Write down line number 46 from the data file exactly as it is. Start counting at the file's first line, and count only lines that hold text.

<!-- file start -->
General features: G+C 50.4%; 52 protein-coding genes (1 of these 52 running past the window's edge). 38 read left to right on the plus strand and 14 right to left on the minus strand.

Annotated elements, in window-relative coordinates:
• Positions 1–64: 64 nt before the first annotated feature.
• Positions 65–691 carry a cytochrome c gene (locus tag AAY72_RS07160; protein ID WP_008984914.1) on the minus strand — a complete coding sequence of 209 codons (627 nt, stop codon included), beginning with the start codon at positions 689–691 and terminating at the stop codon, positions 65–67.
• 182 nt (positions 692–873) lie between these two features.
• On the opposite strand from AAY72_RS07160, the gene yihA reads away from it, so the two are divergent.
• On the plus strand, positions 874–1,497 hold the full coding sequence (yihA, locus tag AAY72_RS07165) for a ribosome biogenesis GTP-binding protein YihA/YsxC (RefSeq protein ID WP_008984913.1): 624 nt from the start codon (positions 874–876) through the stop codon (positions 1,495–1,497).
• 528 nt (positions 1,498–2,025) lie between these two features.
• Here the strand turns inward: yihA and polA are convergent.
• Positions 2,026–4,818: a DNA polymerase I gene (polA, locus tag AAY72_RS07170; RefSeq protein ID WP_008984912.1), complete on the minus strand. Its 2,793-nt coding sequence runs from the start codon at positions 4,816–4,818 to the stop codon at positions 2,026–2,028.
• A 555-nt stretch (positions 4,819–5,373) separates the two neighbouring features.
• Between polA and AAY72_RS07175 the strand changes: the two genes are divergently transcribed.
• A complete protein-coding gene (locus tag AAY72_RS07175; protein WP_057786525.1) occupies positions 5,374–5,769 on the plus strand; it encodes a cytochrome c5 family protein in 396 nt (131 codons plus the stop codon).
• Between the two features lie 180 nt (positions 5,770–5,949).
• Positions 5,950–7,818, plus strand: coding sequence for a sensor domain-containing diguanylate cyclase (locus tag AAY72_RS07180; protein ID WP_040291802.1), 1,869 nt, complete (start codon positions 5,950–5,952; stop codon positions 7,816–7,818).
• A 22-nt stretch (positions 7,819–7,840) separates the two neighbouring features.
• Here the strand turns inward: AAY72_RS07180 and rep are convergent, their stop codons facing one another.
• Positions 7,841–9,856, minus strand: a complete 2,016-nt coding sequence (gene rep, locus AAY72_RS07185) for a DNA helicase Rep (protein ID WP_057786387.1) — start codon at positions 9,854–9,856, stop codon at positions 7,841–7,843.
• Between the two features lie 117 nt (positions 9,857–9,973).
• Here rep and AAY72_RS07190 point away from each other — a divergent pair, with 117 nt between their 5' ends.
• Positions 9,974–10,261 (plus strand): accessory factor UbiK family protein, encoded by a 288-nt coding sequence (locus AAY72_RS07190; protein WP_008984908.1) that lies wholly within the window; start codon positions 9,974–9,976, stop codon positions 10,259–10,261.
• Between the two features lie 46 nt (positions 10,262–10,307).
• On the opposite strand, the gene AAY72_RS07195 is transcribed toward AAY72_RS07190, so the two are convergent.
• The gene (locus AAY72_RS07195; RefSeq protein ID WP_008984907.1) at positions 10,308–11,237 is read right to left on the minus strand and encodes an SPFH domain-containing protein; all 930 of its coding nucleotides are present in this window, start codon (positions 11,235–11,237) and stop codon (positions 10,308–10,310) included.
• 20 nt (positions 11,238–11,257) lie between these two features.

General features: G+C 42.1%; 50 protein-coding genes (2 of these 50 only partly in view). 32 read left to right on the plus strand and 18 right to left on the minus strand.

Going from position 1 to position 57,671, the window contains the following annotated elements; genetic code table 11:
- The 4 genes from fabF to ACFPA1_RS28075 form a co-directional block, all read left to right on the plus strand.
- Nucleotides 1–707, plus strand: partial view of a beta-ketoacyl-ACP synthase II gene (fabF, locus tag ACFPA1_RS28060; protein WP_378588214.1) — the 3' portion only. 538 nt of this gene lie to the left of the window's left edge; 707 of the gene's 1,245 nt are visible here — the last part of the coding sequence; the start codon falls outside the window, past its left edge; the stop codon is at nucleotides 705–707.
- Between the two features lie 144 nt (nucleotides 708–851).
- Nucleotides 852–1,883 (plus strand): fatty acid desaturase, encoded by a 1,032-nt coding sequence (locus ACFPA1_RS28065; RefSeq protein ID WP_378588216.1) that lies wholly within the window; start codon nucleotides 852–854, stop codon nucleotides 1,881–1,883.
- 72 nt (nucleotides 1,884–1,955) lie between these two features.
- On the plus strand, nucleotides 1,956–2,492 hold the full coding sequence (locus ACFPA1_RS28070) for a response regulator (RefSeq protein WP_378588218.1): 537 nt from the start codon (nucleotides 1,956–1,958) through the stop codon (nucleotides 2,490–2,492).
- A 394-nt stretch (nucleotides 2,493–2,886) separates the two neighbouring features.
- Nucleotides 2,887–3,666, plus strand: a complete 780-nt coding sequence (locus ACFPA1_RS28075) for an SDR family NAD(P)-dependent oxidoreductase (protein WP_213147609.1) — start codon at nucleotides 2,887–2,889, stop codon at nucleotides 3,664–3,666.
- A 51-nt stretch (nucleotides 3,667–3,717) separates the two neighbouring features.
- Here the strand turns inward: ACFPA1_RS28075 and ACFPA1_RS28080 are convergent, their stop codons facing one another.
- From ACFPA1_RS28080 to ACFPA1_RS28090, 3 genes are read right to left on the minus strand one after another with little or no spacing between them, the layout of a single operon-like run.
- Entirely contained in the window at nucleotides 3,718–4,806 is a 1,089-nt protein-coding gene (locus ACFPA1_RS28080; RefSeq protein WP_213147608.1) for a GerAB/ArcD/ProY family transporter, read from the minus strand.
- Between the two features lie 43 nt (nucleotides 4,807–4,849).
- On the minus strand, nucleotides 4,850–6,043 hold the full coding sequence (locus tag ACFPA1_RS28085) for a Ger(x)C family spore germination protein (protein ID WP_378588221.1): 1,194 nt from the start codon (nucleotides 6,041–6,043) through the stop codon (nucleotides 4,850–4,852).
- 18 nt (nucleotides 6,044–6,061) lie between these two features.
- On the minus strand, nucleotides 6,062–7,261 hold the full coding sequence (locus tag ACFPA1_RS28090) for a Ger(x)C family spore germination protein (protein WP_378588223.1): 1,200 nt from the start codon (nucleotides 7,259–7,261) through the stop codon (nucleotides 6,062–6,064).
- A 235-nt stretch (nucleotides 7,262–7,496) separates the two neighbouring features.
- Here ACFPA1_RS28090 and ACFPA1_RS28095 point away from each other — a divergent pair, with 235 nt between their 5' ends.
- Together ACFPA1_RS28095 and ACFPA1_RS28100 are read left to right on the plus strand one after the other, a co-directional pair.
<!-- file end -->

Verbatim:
- Together ACFPA1_RS28095 and ACFPA1_RS28100 are read left to right on the plus strand one after the other, a co-directional pair.